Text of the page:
Floid Gumbo has won awards for her music three years in a row in Sweden

Floid Gumbo is an artist sparkling from African energy and joy. Floid was born in Gwanda, Zimbabwe, where she also grew up. She moved to Sweden in 1994. Music has always been an important and natural part of her life.

She is a multiple award winning artist including the ABF Gothenburg Culture Prize 2012, the Maisha Gala Artist of the Year 2011, and the Year’s Culture Woman 2010.  She has been engaged in many different contexts; from sport events and national day celebrations, to lectures and weekends for choirs. Floid has been on several successful tours in different parts of Sweden.

In her repertoire you will also find African tales, dancing, drum rhythms and self-produced material.

Music is both a joy for all the fantastic things in life, and a help in hard times. The power of the African freedom and gospel songs is something I would like to share with others, Floid says.

Floid is fluent in English, Swedish and four African languages (Shona, Ndebele, Venda, Sotho). Listen to Floid’s music on MySpace and visit Floid’s website for more information.

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Zimbabwean Immigrants Face Harsh Realities in Musina


FROM FRYING POT INTO FIRE
Thursday, 30 October 2008 13:01
ZEF PRESS RELEASE

FROM FRYING POT INTO FIRE- ZIMBABWEAN IMMIGRANTS FACE HARSH REALITIES IN MUSINA

The Zimbabwe Exiles Forum (ZEF) is appalled by the treatment and arbitrary arrest of Zimbabwean immigrants in Musina, the majority of who are fleeing torture and persecution and are genuinely seeking asylum and peace in South Africa. These victims of human rights abuses face insurmountable challenges, from lack of access to the Refugee Reception Office for service, to being kicked out of places of safety where they would have sought refuge by intolerant local authorities. Their only option is to stay within the show grounds where the Reception Offices are. Here there is no shelter from the harsh Musina weather, with only a few toilets to cater for hundreds of applicants, many of them unaccompanied minors, women and children. If they try to leave, they risk being detained and deported, if not, they are abducted, robbed and assaulted by the ever lurking magumaguma (robbers) or malayitshas (human traffickers) who take anything and everything.

During a 3-day mission to the Zimbabwe-South Africa border on the 15th of October, the ZEF team visited the show grounds where the asylum seekers are staying. ZEF was alarmed by the level of suffering the applicants were experiencing, amongst them hordes of women and children. There are hundreds of asylum seekers cramped into the little spaces where there is shelter from the sun and the rain, huddled together for protection. These brothers and sisters are hungry and scared, and there seems to be no one to hear their pleas.

Upon being interviewed, most of the applicants alleged that they were exposed to all sorts of challenges, among them lack of access to legalise their stay, exploitation and intimidation by officials, being chased from places of safety such as churches, as well as in some instances experiencing abductions, rape and assault. There were also reports that minors were detained with adult detainees under inhumane conditions in the Detention Centre at the Musina Army Base or at the police station. ZEF also received confirmation of these incidents from local humanitarian organisations operating in Musina. It is unbearably hot in Musina (38 degrees Celsius) and the detainees are made to sit on the floor, in a warehouse building with no air conditioning. The roof of the detention centre is of corrugated iron, which makes the heat inside the building intolerable.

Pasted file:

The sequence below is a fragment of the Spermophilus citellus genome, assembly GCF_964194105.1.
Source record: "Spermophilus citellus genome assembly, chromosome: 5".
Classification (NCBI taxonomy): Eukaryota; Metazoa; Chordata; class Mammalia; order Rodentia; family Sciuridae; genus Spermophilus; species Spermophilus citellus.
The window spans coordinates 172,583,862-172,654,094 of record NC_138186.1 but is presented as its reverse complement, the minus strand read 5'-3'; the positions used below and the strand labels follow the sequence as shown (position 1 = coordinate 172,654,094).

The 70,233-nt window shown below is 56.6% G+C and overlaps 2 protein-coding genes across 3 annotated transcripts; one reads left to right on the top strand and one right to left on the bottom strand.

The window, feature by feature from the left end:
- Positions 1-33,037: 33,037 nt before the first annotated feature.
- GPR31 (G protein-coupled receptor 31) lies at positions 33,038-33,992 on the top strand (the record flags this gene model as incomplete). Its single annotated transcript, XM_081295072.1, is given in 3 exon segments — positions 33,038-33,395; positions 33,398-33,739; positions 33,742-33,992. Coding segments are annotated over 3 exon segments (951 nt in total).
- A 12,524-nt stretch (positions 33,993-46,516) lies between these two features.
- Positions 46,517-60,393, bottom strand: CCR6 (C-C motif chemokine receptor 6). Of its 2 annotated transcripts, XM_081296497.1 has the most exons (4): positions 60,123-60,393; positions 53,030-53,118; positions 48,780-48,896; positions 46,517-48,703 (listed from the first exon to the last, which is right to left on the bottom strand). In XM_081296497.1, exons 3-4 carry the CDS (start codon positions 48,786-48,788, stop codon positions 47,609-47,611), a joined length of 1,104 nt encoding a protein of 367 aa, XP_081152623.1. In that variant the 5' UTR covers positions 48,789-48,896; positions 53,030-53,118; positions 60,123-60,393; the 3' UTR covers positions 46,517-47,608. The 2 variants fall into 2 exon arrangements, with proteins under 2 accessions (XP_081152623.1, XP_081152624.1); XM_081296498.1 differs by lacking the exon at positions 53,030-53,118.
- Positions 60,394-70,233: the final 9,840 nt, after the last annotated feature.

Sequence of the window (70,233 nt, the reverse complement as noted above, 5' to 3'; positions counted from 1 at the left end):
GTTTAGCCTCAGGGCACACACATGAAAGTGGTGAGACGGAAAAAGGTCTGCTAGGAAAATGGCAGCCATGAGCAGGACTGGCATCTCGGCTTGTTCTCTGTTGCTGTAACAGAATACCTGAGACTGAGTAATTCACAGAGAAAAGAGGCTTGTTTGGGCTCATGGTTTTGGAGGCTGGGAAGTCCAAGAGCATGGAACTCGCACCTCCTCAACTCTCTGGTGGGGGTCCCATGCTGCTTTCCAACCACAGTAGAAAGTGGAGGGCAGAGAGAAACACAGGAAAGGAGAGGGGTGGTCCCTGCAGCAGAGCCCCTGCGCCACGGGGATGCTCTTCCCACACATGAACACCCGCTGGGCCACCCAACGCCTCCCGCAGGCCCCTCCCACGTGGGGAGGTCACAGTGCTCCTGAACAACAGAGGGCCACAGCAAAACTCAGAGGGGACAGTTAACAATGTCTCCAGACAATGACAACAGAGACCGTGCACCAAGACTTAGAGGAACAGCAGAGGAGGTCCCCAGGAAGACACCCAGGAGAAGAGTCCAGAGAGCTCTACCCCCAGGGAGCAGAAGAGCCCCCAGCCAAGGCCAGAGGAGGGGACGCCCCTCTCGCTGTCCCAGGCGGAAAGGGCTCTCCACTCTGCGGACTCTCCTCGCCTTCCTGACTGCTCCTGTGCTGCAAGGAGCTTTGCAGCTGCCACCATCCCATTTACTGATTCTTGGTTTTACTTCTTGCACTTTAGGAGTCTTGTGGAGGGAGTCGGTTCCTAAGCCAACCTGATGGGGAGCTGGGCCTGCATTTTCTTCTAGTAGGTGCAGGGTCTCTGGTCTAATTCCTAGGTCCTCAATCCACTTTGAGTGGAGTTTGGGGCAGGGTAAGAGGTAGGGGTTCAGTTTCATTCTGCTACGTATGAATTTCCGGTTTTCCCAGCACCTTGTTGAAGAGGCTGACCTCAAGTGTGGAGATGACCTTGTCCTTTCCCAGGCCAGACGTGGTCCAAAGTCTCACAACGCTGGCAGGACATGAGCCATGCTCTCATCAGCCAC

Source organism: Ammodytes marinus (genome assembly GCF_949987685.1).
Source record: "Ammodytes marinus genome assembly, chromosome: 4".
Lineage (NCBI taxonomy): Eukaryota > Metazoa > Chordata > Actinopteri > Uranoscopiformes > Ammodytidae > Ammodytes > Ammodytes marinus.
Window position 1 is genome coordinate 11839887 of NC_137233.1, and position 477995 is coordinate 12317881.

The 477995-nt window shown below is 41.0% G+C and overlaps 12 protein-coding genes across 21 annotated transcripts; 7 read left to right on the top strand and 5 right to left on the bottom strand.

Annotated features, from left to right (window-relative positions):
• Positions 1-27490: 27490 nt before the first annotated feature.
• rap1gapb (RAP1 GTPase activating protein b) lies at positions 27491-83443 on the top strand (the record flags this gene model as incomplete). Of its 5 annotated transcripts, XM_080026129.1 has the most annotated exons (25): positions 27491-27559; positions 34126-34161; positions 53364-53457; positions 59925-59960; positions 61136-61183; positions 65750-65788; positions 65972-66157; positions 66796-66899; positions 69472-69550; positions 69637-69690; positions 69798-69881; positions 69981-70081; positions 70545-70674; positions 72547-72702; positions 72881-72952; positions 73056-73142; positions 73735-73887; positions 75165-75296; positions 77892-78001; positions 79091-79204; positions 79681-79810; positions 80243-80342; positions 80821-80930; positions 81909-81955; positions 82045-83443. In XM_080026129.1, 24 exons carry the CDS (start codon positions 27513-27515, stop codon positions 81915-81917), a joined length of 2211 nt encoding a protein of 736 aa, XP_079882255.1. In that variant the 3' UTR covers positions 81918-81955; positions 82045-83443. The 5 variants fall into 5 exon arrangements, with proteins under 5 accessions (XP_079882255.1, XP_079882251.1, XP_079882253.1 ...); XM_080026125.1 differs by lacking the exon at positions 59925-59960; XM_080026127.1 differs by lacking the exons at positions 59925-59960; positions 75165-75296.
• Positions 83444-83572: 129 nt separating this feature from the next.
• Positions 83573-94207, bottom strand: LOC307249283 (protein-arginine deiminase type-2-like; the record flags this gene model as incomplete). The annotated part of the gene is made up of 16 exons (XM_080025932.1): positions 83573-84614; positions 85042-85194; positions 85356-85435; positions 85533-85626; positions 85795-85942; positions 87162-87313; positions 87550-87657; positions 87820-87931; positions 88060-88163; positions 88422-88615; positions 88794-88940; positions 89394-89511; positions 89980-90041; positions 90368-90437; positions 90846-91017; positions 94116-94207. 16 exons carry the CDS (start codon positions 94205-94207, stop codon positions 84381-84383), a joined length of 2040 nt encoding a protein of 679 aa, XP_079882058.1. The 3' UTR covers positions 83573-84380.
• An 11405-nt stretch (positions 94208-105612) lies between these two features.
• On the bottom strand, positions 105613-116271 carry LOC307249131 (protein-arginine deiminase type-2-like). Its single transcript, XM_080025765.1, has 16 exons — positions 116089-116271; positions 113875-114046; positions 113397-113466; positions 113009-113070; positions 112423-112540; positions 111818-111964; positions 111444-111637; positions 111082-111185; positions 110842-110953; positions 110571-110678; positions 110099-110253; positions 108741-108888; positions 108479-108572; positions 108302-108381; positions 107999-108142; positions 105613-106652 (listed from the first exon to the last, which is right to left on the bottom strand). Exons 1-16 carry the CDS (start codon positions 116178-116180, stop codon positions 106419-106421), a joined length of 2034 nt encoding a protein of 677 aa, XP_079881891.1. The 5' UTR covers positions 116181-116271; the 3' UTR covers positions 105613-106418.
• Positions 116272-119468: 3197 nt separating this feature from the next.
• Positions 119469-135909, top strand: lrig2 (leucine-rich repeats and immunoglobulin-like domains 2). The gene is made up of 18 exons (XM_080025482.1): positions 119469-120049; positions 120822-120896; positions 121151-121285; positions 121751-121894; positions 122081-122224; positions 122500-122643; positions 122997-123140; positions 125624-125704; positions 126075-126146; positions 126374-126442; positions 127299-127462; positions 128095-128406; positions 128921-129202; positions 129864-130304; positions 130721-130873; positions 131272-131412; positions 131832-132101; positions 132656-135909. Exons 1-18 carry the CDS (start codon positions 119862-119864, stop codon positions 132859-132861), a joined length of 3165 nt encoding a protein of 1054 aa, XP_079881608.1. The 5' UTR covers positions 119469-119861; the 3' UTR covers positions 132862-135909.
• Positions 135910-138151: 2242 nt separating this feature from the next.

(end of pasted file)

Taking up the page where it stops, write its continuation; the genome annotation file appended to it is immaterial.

From the migrants ZEF interviewed, it is clear that the majority fled from Zimbabwe fearing for their lives either because of starvation or political intolerance. As such, these people deserve fair treatment in line with universally accepted refugee principles to which South Africa is a party. It is no secret that gross human rights violations are still ongoing in Zimbabwe, despite the so-called deal between the major political parties. Instead, the asylum seekers are subjected to all forms of harassment and labelled economic refugees.

The unfair treatment and inhumane conditions to which asylum seekers from Zimbabwe are subjected to are in contravention of universal human rights norms and principles to which South Africa is party. Breaches of this nature seem to be carried out irrespective of whether these men, women and children are genuine asylum seekers or not, the determination of which can only be made after a transparent, victim friendly process, in respect of the South African Refugee Act and Constitution.

In this regard, ZEF is appealing to the South African Government, Local and provincial authorities and the reception office to address the needs of migrants in Musina. The urgent needs are food, security, shelter and medical assistance. It further appeals to the responsible authorities to allow humanitarian and other service organisations to offer such assistance without fear of retribution. ZEF believes that a partnership between authorities and these organisations would go a long way in alleviating the suffering of the already traumatised migrants. Lastly, ZEF appeals to all humanitarian organisations, churches and well wishers to help the asylum seekers who are in such dire need, not only in Musina but all over South Africa and the Diaspora at large. It is no secret that unaccompanied minors, women and children are bearing the brunt of this suffering.

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